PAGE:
3. Consider Setting This story is set in Manila in the early 1940s during the Second World War. Consider how the historical context affects the story. How would the story be different if it were set in a different place and time -- for example, in a Canadian city today? How might it be the same?
or 4. Give a Personal Response Does Lyda deserve the reader's sympathy? Write a paragraph explaining your opinion, and support it with your reasons.
Ligaya Victorio Fruto
Before you read, discuss what it is like to ride on a crowded public bus. How do people usually behave?
As you read, ask yourself questions about the main character. What is she like? How can you tell?
Ligaya Victorio Fruto was born in Rizal Province in the Philippines. This story is from a collection titled Yesterday and Other Stories (1969).
Lyda is pronounced "Lie duh." The story is set in Manila, a city in the Philippines, during the Second World War.
Lyda watched the blue shining nose of the bus in fascination. Then she poked a finger at the pert tip of her own pretty nose. It isn't powdered, she thought stupidly. Noses shouldn't be shiny. Never allow your nose to get shiny, said a beauty article, if you intend to hold your man. My nose is seldom shiny, she thought in self-pity, and yet here I am losing my man. Hope that girl in his car will sport a shiny nose some time today.
Lyda stamped one foot impatiently. I am beginning to dodder, she thought in a sort of dull rage. Here I am thinking foolish thoughts while a female pirate steals my man away. But perhaps she is just a cousin, or a hitherto undiscovered sister-in-law. Even an aunt. She certainly looked old enough to be his mother.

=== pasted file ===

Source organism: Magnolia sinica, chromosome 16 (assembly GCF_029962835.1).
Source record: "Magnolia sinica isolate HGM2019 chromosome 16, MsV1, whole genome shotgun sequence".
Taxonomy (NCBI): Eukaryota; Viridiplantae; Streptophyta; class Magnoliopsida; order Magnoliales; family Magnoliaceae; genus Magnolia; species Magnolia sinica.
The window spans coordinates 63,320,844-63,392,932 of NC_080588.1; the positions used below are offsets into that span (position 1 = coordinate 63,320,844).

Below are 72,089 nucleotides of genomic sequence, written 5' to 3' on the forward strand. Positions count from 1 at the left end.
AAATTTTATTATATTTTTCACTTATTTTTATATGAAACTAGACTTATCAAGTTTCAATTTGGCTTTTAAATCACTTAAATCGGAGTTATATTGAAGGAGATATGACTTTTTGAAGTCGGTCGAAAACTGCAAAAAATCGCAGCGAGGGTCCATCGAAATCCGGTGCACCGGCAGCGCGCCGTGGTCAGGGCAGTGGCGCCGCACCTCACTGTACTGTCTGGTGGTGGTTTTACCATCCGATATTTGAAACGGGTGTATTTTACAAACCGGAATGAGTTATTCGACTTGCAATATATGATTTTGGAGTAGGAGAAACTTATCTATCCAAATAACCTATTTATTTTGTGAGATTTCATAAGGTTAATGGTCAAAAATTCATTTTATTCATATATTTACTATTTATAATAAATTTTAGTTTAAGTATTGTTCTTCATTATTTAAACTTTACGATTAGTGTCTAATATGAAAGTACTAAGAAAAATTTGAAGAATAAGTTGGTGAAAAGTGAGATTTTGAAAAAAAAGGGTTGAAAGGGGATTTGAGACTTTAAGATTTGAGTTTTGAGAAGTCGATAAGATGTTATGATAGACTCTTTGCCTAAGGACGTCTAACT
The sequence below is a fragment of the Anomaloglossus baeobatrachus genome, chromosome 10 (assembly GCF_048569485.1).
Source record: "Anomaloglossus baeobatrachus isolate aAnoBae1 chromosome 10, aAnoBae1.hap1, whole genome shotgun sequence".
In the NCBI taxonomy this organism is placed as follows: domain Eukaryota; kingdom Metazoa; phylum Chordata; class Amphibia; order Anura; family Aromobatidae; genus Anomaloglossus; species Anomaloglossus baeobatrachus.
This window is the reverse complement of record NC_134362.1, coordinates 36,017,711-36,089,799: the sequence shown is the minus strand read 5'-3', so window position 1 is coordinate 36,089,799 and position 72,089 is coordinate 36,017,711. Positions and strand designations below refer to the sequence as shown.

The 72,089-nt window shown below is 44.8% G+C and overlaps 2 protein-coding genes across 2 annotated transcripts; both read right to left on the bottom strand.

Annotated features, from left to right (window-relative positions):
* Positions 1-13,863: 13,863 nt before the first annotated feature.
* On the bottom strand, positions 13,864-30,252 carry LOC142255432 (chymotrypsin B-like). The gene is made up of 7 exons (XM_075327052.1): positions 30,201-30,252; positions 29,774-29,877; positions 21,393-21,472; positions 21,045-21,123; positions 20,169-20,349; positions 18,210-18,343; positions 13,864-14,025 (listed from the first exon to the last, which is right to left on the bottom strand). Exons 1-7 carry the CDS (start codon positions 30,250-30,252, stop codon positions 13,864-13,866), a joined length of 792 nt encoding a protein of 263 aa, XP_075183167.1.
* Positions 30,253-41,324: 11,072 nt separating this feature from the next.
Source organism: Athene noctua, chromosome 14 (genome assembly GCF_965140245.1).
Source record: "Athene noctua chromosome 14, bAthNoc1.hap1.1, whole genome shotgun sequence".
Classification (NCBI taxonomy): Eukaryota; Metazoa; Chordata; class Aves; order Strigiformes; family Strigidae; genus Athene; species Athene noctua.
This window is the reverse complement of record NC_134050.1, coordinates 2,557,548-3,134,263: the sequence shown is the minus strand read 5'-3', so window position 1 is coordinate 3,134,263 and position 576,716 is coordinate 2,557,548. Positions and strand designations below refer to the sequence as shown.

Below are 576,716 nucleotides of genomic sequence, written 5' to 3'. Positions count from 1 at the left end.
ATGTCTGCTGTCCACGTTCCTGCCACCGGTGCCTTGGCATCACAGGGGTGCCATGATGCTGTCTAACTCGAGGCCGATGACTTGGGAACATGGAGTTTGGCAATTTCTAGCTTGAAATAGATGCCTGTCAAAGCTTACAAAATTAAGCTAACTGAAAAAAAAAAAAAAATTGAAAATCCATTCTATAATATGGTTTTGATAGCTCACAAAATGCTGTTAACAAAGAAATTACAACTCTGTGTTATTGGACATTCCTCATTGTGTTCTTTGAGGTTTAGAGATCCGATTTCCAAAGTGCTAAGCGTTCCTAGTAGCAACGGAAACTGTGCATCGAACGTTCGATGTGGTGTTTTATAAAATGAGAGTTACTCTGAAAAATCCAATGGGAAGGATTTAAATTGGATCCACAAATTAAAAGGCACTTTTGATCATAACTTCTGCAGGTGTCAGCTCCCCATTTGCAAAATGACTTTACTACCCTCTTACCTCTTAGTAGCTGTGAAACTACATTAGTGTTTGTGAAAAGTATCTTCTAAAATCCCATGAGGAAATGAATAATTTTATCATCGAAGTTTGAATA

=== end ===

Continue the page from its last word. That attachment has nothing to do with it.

She saw the bus toot smaller buses out of the way and slide to a stop. She looked at the quivering nose and dusty side. Then quickly, almost without thought, she moved close to the bus, her mind made up. I'll take it, she thought with subdued savagery. I won't wait for his car to pick me up. I'll take this bus and rush home and have a really good mad fit. Let him look for me till the balls of his eyes pop out. I won't give him the satisfaction of lying to me. Not just yet.
She waited with impatience while several passengers fought to get into the bus. Cattle, she thought with disdain. Creatures of instinct. They won't even file in order. How much time they would save if they spent a little more thought on boarding buses.
Once in the bus, she held herself apart from the perspiring crowd. She stood in a small pool of daintiness which the slightly awed passengers conceded her. She looked aloofly toward a desirable seat by a window, and as though her glance had pulled him up, the blue-shirted man with a bundle who occupied it rose and gave it to her. She moved slowly toward the seat and murmured her thanks. She glanced once at the hard seat in doubt, then stepped by the trouser leg withdrawn to let her pass and sank upon the cool wood. Once settled in her seat, she looked out of the window, dismissing the bus crowd.
The city is different, she decided, from a bus seat. Somehow it looks dirtier, more crowded, more impossible to live in. Through a car window, one could regard it with impersonal disdain; one could hold oneself apart from it, secure from its smells and its sounds and its dirty humanity. She was beginning to regret having boarded the bus. Quite an experience, but she could have done without it.
A car -- gleaming, magnificent -- flowed by, and she turned her face sharply away from the street. There he was, alone this time, an anxious look framed by the windshield. He would never think of glancing up at the bus window, but she kept her face averted just the same. The hurt she had suffered moments before intensified in a fresh pain. You have done it. You have done it to me. How many more times will you do it before -- and after -- we get married? She recalled the pleasure on his face as he drove beside the laughing girl. The ghost of a girl's gay laughter was like a clean thrust of sound in the bus's stifling air. She would not stand for it, neither now nor later. And she sat rigidly upon her seat, dumb and proud with pain, doubt like an imp gnawing at her breast. And oddly mixed with her exquisite torture was a streak of annoyance because life could go on about her -- active, noisy life borne upon bus wheels.